Anarcho-environmentalism allegorised

The name Anaarkali in the present context has many meanings - Anaar symbolises the anarchism of the Bhils and kali which means flower bud in Hindi stands for their traditional environmentalism. Anaar in Hindi can also mean the fruit pomegranate which is said to be a panacea for many ills as in the Hindi idiom - "Ek anar sou bimar - One pomegranate for a hundred ill people"! - which describes a situation in which there is only one remedy available for giving to a hundred ill people and so the problem is who to give it to. Thus this name indicates that anarcho-environmentalism is the only cure for the many diseases of modern development! Similarly kali can also imply a budding anarcho-environmentalist movement. Finally according to a legend that is considered to be apocryphal by historians Anarkali was the lover of Prince Salim who was later to become the Mughal emperor Jehangir. Emperor Akbar did not approve of this romance of his son and ordered Anarkali to be bricked in alive into a wall in Lahore in Pakistan but she escaped. Allegorically this means that anarcho-environmentalists can succeed in bringing about the escape of humankind from the self-destructive love of modern development that it is enamoured of at the moment and they will do this by simultaneously supporting women's struggles for their rights.

Sunday, September 20, 2009

To Market To Market

The tribal economy even today revolves around the weekly market or Haat. There is one every twenty kilometers or so where everything related to agriculture, animal husbandry and household needs are traded.These trading centres are so important to the tribals and yet they have not been developed to provide any facilities to the tribals who are its life blood. The traders in these centres who have got rich by continuously exploiting the tribals and short changing them, have on the other hand built big buildings for themselves as in the picture below -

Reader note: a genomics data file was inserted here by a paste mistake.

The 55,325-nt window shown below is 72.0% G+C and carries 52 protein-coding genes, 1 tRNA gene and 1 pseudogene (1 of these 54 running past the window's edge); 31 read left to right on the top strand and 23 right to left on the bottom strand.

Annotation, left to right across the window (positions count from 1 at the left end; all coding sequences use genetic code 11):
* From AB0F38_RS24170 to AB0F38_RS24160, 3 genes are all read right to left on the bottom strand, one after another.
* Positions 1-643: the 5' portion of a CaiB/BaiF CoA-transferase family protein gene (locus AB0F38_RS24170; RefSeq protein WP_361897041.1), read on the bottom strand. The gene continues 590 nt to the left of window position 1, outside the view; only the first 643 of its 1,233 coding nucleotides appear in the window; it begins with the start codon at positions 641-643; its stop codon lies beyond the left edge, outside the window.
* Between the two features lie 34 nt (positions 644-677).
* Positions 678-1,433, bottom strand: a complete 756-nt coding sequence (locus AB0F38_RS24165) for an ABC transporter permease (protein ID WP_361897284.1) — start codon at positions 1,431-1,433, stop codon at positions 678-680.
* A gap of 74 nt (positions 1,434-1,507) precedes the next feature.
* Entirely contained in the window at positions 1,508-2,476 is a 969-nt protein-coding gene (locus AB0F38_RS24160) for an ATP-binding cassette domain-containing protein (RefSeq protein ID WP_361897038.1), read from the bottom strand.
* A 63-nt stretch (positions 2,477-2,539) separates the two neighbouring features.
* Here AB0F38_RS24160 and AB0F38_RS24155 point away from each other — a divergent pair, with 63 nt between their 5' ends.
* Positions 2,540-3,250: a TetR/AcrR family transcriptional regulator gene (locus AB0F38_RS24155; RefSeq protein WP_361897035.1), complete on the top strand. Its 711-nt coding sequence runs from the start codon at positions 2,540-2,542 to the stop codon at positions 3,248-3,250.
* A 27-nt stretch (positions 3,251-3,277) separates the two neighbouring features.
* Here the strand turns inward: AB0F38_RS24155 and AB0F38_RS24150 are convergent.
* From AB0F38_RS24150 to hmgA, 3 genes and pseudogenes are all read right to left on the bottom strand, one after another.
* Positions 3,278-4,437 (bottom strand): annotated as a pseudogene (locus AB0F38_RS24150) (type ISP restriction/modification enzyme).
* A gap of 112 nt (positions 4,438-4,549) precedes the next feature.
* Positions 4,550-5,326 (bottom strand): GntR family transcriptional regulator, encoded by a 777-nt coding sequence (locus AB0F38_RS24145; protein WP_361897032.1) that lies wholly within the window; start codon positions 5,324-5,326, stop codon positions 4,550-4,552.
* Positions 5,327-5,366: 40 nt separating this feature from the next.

This is the Haat in Chhaktala village on the Gujarat border early in the morning when the small peripatetic traders have just set up their temporary stalls and the tribals are still on their way. We were going to Vakner village which is about twenty kilometers away in a jeep and so had reached early. There is a lot of talk on the part of the government to develop rural business hubs which will procure the agricultural produce of the tribals at fair prices and then process them there so as to provide some supplementary income but nothing has been done on the ground.
The Khedut Mazdoor Chetna Sangath has carried out many campaigns to bring fairness in the trade being conducted in these Haats by complaining about the short changing and also the exorbitant interest rates that are charged when the tribals buy things on credit. But after some time these campaigns invariably tend to flag in the face of administrative apathy. The market remains beyond the control of the tribals and so they continue to flounder in poverty.


Claude Renault said...

Very interesting article you wrote.
I'll be in Gujarat and madhya Pradesh shooting photographies in November and demeber.
Do you happen to know a festival known as Bhalia? I think it's around Subir or Varsuna in Guajrat..

Rahul Banerjee said...

This will need some investigating given the sketchy details. Let me try.